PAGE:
As students across Alberta contend with the risks of returning to the classroom during a pandemic, the province is expected to announce how $260 million in federal money for schools will be spent.
Education Minister Adriana LaGrange and Chief Medical Officer of Health Dr. Deena Hinshaw are scheduled to hold a joint news conference at 11 a.m. Wednesday.
The announcement is expected to detail how Alberta plans to spend its share of $2 billion in federal funding for local classrooms.
The funding, announced last week, is meant to allow provinces and territories to work with local school boards to implement measures to protect students and staff from COVID-19.
The money can be used to help adapt learning spaces, improve air ventilation, increase hand sanitation and hygiene and buy extra personal protective equipment (PPE) and cleaning supplies.
A return to the classroom, as Alberta’s infection rates continue to climb, has been contentious.
The Alberta Teachers’ Association has criticized the province for overcrowded classrooms, an exemption to some masking orders, and a lack of funding for sanitation supplies and protective equipment.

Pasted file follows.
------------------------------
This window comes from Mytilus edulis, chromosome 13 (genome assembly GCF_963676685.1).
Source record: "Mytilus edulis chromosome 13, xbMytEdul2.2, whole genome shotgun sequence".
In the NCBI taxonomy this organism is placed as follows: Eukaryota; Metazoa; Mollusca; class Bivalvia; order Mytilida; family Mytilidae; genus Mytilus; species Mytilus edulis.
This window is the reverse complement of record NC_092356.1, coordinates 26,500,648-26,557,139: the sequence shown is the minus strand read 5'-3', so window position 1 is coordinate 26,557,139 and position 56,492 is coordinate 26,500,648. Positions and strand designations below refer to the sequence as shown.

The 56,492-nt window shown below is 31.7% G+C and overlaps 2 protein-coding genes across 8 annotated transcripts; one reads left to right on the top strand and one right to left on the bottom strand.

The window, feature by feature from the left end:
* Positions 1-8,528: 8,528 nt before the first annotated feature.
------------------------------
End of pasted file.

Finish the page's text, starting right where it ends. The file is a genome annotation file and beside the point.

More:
Even as thousands of students return, the novel coronavirus has already kept some schools unexpectedly shuttered.
Meadows Ridge School in Okotoks, south of Calgary, did not open as planned Tuesday after a staff member was diagnosed with COVID-19.
Canyon Meadows School in Calgary was to open as planned Tuesday, but the principal, assistant principal and administrative secretary were forced into a 14-day quarantine after someone at the school tested positive for the novel coronavirus.
Meanwhile, the Peace River School Division, northwest of Edmonton, is delaying the start of its school year until after Labour Day. A notice on the division website said the delay will give teachers more time to get used to safety protocols and plan for at-home learning.
The school division also said it’s still waiting for the delivery of hand sanitizer, masks, face shields and thermometers from the Alberta government.
On Tuesday, Premier Jason Kenney said COVID-19 infections in schools are inevitable and that’s no reason to keep classrooms shuttered.
Kenney said Hinshaw drafted school safety guidelines based on the most up-to-date research — and the risk of spread in schools has to be balanced against the significant harms of keeping kids home indefinitely.
He said suggestions that the federal funding should go toward cutting class sizes to allow for more physical distancing are unrealistic.
He estimates it would cost $4 billion to cut class sizes in half, so calls to do so are actually proposals to keep schools shut.
“We appreciate the additional federal funding, but there is no world in which you could reduce class sizes in half and reopen the schools for the current school year,” Kenney said.
“It’s simply fictitious. It has nothing to do with reality.”
Under Alberta’s school reopening plan, students in grades 4 to 12 must cover their faces when they’re in common and shared indoor areas where physical distancing cannot be maintained, like hallways and buses.
The rules are eased for classrooms so that masks don’t get in the way of learning and communication.